these meetings for many years and have heard many of the discussions about the state of Caribbean integration, but this was the first time I had heard it put so sharply that it was fear and a lack of trust that was preventing the Caribbean countries from putting in place many of the very laudable plans they had developed, but which required joint action.  On reflection, I tend to agree with your President. I submit that if we are to progress in all of the areas set out in the Treaty of   Chaguaramas   and   subsequent   accords,   it   behooves all   Caribbean   citizens   –   all humanists to reflect on the causes and the means of eliminating fear of taking action and building trust in ourselves and one another. I say citizens because I do not believe this task should be left to our leaders alone. I believe that your President’s affirmation is worth exploring in a university context. Fear is good.   It is what has kept Homo sapiens from those dangerous situations that might spell destruction.  We have developed a nervous system – the sympathetic nervous system that allows us to react to situations of danger – to situations that engender fright or flight. But fear can also be a liability, as it prevents us taking steps into the unknown and perhaps makes us impotent to realize our full potential. This fear in the individual is translated into institutional or national fear and leaders often only interpret the fear of their constituents and act accordingly, binding undue caution with the negative aspect of confirmation bias, leading to inaction or very cautious action. This combination often causes us to pride ourselves as acting with deliberates peed.  This is not the time or place to enter into the details of the CSME as I believe that there has indeed been progress, but it has been fear and a lack of trust that has made for the deliberate speed of implementation of some of its components.  Parenthetically, I have no doubt about the value of the CSME, although I am concerned that a unifocal attention to it may have or indeed has overshadowed   other important pieces in the puzzle of   Caribbean   integration.   I   am   an unrepentant advocate of the thesis that not enough attention has been paid to that functional cooperation which should be the glue of any multinational enterprise. And of course, education is one of the areas in which functional cooperation can find full expression. Fear may be countered by trust.  When a batsman calls for a sharp single and his partner responds without fear of being runout, it is because of trust in the other’s judgment.  Trust has been debated by philosophers for ages and there are various taxonomic approaches, but in the case of the Caribbean, I propose that it is practical trust that is important.  I mean by this one individual or institution trusting another to act in the manner that will not be seen as a betrayal or be seen as inimical to the other’s interest.  That is the case of the cricket example I cited above. It is the lack of trust that often engenders the fear of taking risky decisions. In the case of countries in a regional arrangement and not only such, it is the fear of loss and not only the fear of the consequences of action and indeed the former is more powerful than the latter. There is the fear of losing what one has, without the assurance that what comes will be advantageous. This fear of loss is a normal and powerful human attribute and Daniel Kahneman the Nobel prizewinner in behavioral economics has shown convincingly that we strive harder to avoid loses that to achieve gains. The challenge is how to address this fear of loss – this loss aversion that is responsible for much of the xenophobia that is so obvious in the world as a whole and is not absent from the Caribbean.  It is the fear of loss of sovereignty or local agency that may be at the root of many of the problems that beset the regional integration project. It is loss aversion at a national level. It is fear and loss aversion that strengthen the fissiparous tendencies that are inherent in any group or network which naturally tends to a state of entropy.  The world has seen this play out through Brexit. But I believe that it is possible to address and diminish it through the collective thinking of informed citizens and that the universities of the region can make a substantial and significant contribution. We must appreciate that the Caribbean polity is an imagined reality. Humans throughout the ages have rallied around imagined realities.  CARICOM is in the nature of an image and an idealized image of a collective entity. Buildings, structures and land are physical realities but the image of a collective Caribbean entity which informed much or all of the enthusiasm of my generation is an imagined reality which to us was and continues to be as powerful and worthy of preservation and enhancing as a physical reality. Imagined realities have tremendous power, perhaps more power that physical ones.  They evoke stronger emotional reactions. I have been taken by Yuval Noah Harari’s brilliant book “Homo Sapiens” in which he elaborates on imagined realities.  As long as the communal belief persists, the imagined reality exerts a powerful force in the world. As he writes; “Ever since the cognitive revolution, Sapiens have thus been living in a dual reality. On the one hand, the objective reality of rivers trees and lions; on the other hand, the imagined reality of gods, nations and corporations” And he goes on to say that over time the imagined realities became much more powerful to the  extent that the objective realities may themselves come to depend on the imagined ones. But let me be clear.  I am not advocating a return to the idea of political integration.  I am however a firm adherent to regional integration as set out in the terms of the historic treaty of Chaguaramas which saw the Caribbean moving forward in a turbulent world through cooperative action in critical areas. The basic question I wish to explore is the role of the Caribbean universities in generating that trust and assuaging the fear that is necessary for the maintenance and prospering of the regional integration project. But our universities are not static. The University College which I entered 66 years ago is not the same as the University of the West Indies today and it is a truism that these institutions change and adapt to the social environment in which they find themselves. When Vice Chancellor Griffith moves the University of Guyana into the zone of modernity as promised, it will be  significantly different from  the institution   that   began  teaching 168 students in Queens College in 1968 and the change will not only be a physical one. When I entered   the University College of  the  West   it was  indeed literally  a company of masters and scholars, almost in the tradition of the universities that existed during the   Renaissance.  I  had intuitively bought   into the concept of  the  University producing knowledge  to be used  more  as  envisaged by  Bacon   who   believed   that   it   was   essentially  autilitarian commodity or as he put it should “not be as a courtesan, for pleasure and vanity only, or as a bondwoman, to acquire and gain to her master’s use; but as a spouse, for generation, fruit and comfort.“  I was and am less enthusiastic with the concept of Newman that knowledge was an end in and of itself.  I saw us graduates putting our acquired knowledge to work for Caribbean change.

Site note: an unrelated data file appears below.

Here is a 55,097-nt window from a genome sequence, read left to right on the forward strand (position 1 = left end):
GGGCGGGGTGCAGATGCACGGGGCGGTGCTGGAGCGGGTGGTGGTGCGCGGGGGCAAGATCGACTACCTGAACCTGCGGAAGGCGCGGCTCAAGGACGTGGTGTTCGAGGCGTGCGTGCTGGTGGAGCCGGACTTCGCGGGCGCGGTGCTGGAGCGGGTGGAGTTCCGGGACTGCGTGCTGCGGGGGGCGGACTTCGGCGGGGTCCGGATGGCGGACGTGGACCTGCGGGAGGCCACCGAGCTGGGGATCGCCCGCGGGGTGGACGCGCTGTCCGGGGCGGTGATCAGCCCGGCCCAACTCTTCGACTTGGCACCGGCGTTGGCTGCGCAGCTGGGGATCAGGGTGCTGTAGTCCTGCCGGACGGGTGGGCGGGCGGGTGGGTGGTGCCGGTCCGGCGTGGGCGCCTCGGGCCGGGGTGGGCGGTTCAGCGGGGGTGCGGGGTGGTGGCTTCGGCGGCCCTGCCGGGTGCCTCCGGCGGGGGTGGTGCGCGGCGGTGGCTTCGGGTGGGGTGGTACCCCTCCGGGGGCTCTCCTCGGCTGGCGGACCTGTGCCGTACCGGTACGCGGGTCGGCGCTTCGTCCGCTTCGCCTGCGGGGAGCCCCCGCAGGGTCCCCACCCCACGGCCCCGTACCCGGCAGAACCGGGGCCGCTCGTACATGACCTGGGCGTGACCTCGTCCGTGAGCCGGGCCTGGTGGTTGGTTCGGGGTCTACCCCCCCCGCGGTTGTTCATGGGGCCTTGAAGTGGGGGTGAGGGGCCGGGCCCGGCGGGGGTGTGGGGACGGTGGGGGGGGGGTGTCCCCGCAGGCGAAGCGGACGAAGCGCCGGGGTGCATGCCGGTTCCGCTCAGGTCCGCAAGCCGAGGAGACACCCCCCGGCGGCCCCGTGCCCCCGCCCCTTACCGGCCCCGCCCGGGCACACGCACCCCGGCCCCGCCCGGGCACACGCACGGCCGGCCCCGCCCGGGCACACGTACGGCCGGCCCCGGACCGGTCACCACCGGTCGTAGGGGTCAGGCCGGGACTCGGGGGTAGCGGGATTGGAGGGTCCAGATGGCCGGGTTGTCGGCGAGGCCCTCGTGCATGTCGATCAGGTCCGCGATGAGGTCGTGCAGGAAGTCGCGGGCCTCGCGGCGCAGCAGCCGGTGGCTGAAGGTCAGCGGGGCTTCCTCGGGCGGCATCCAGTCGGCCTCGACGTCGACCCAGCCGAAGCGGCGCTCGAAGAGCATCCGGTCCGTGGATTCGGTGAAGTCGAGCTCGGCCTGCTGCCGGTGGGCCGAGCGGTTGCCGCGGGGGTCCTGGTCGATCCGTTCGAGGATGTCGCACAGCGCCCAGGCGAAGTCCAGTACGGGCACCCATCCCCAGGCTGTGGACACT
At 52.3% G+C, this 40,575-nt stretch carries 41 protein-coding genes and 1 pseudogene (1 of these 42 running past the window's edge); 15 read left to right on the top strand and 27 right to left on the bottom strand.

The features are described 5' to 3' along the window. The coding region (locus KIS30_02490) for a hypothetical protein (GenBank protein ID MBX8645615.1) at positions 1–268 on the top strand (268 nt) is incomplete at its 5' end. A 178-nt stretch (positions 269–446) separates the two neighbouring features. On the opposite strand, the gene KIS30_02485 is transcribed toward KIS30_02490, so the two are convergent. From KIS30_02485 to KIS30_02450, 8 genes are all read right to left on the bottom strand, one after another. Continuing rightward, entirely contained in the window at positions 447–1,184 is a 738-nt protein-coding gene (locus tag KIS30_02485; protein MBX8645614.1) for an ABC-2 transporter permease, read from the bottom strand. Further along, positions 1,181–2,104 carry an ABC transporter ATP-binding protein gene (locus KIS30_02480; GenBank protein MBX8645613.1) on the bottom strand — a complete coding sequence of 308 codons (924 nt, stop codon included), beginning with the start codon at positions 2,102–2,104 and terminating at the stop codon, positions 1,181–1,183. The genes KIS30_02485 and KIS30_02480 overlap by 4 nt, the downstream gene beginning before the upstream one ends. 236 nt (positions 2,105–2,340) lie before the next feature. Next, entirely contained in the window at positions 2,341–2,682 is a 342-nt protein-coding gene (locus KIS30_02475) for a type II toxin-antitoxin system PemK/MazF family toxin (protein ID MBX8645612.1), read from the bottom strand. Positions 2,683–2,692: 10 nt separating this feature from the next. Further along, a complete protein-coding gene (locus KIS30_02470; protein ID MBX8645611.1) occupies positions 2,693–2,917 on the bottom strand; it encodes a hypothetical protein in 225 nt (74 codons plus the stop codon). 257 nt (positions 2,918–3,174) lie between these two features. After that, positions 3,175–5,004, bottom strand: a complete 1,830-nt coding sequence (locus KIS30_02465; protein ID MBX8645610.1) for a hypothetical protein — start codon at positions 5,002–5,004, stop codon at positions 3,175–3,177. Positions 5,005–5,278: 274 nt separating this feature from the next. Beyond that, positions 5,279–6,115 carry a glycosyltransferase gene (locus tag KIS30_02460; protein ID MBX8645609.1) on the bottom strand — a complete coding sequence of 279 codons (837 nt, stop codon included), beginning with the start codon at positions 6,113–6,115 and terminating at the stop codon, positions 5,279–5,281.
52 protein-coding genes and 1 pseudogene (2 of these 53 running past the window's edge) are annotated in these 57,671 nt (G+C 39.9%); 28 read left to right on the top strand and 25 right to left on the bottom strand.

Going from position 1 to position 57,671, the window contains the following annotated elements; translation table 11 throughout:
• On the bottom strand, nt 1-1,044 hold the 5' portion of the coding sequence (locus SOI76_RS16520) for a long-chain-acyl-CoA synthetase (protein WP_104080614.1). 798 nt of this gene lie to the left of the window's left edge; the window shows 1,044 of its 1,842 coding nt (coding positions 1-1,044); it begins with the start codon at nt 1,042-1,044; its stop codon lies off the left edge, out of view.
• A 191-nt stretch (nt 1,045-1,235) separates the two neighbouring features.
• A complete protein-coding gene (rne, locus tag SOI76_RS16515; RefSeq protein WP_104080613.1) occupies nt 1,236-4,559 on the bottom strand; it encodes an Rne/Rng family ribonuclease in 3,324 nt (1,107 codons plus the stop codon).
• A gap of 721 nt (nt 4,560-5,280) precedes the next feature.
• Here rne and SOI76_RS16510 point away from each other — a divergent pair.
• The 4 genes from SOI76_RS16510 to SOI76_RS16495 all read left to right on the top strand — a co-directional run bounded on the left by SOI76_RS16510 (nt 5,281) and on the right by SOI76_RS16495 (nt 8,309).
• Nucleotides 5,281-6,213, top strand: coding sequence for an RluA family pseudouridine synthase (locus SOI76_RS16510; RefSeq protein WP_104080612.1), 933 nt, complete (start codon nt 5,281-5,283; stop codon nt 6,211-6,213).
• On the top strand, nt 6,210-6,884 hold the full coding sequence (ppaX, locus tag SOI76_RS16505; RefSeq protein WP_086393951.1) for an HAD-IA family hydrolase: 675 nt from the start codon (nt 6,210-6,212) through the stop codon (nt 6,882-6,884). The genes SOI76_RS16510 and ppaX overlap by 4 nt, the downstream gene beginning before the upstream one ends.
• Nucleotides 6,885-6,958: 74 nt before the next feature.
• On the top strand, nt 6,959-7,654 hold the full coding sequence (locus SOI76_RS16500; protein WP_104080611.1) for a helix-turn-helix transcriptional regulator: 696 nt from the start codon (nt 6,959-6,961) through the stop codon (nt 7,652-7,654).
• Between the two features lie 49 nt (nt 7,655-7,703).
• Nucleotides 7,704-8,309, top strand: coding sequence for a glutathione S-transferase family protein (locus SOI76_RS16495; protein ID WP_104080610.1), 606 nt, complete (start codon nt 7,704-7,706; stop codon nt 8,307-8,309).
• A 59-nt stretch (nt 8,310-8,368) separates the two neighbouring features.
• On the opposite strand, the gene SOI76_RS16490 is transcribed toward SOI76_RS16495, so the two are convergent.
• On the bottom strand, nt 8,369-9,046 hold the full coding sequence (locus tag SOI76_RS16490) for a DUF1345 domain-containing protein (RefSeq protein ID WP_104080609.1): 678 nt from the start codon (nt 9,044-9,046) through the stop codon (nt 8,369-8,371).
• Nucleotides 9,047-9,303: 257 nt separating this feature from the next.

But in the space of 69 years my University has taken the shape of what the famous Chancellor of the University of California, Clark Kerr, called a multiversity.  His focus was on the modern American University, but the thinking behind his concept has found expression in universities all over the world.  Universities in this form are seen as being critical for human development and serving the many communities and interests that make up the modern state. My University is offering courses and areas of teaching that were never dreamt of 50 years ago. It is no longer a cloistered community of masters and scholars.  It has spread geographically over most  of   the   Caribbean with   now   some   50,000   students   and   sees   itself   going   beyond   the Caribbean and having an international projection. From what I read of the University of Guyana and to lesser extent the University of Surinam, the same is occurring.  There is an extension to physical locations beyond a single campus and there is an increasing richness of academic offerings.  There is a commitment to civic engagement and a keen awareness of the political environment in which it must function.  A former Vice Chancellor of the University West Indies said that he would rue the day when the University was a topic on the agenda of a meeting of the CARICOM Heads of Government.  He saw the relationship of academia to politics like that of oil to water.   How that has changed! These   multiversities   which,   while   accepting   the   basic   three   activities,   see   themselves   as performing many other roles, first among which is community involvement. They must   accept   the   interdigitation  of   several  different  communities.    There   is the community of the graduate and that of the postgraduate; that of the alumni and the students who are the alumni of tomorrow, the communities of the humanists, the social scientists, the life scientists,   the   community   with   its  theoretical   walls   and   those   without.     It   must  accept the multiple divergent interests which seek  to   pull it in different  directions.   It must accept the inevitabilities of blended teaching and lifelong learning.  It must still accept the responsibility of encouraging and facilitating new cultural values while educating members of the new social elites to  play  their roles in  changing societies.   It must retain its institutional  character and reputation as this is important for its credentialing function.  The proper exercise of this function assures the public that society is receiving men and women who are critical thinkers, are job prepared, conscious of the need to be innovators and ready to fulfill the functions necessary for societal human development. And it must do this while still exercising those basic activities of teaching, service community outreach and research. One of the attributes of this multiversity is to transmute knowledge into products and services needed for human development in any society.  I am a firm believer in the notion of the triple helix of innovation.  This involves the intimate interaction among the university, business and government.  The University provides the knowledge-the ideas from its research which can be   commercialized   by   business   and   government   provides   the   appropriate   regulatory environment.  This is not a function exclusive to universities in Silicon Valley or Triangle Park in the USA.  This is a function that is of equal or greater importance to our universities.  I am not so arrogant as to suggest that that the responsibility for human development in Guyana or any of the Caribbean countries rest solely with the universities.  What I am contending is that they have a deep and abiding responsibility to contribute to it.